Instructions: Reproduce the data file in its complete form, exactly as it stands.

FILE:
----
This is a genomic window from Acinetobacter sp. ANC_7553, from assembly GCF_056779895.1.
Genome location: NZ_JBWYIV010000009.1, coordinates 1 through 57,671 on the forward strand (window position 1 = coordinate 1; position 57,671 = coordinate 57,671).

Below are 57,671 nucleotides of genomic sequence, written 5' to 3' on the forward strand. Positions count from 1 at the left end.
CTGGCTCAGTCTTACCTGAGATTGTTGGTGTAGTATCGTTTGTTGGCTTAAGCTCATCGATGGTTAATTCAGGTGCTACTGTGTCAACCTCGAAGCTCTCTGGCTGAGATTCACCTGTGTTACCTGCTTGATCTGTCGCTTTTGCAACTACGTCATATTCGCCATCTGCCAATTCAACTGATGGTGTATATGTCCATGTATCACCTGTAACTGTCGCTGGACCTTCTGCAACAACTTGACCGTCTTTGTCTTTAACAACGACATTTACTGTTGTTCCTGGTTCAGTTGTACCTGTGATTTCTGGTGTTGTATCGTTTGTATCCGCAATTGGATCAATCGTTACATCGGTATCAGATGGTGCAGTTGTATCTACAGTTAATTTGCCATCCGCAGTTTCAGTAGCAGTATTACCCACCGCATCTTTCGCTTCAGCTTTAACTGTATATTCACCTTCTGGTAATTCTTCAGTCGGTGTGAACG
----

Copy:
This is a genomic window from Acinetobacter sp. ANC_7553, from assembly GCF_056779895.1.
Genome location: NZ_JBWYIV010000009.1, coordinates 1 through 57,671 on the forward strand (window position 1 = coordinate 1; position 57,671 = coordinate 57,671).

Below are 57,671 nucleotides of genomic sequence, written 5' to 3' on the forward strand. Positions count from 1 at the left end.
CTGGCTCAGTCTTACCTGAGATTGTTGGTGTAGTATCGTTTGTTGGCTTAAGCTCATCGATGGTTAATTCAGGTGCTACTGTGTCAACCTCGAAGCTCTCTGGCTGAGATTCACCTGTGTTACCTGCTTGATCTGTCGCTTTTGCAACTACGTCATATTCGCCATCTGCCAATTCAACTGATGGTGTATATGTCCATGTATCACCTGTAACTGTCGCTGGACCTTCTGCAACAACTTGACCGTCTTTGTCTTTAACAACGACATTTACTGTTGTTCCTGGTTCAGTTGTACCTGTGATTTCTGGTGTTGTATCGTTTGTATCCGCAATTGGATCAATCGTTACATCGGTATCAGATGGTGCAGTTGTATCTACAGTTAATTTGCCATCCGCAGTTTCAGTAGCAGTATTACCCACCGCATCTTTCGCTTCAGCTTTAACTGTATATTCACCTTCTGGTAATTCTTCAGTCGGTGTGAACG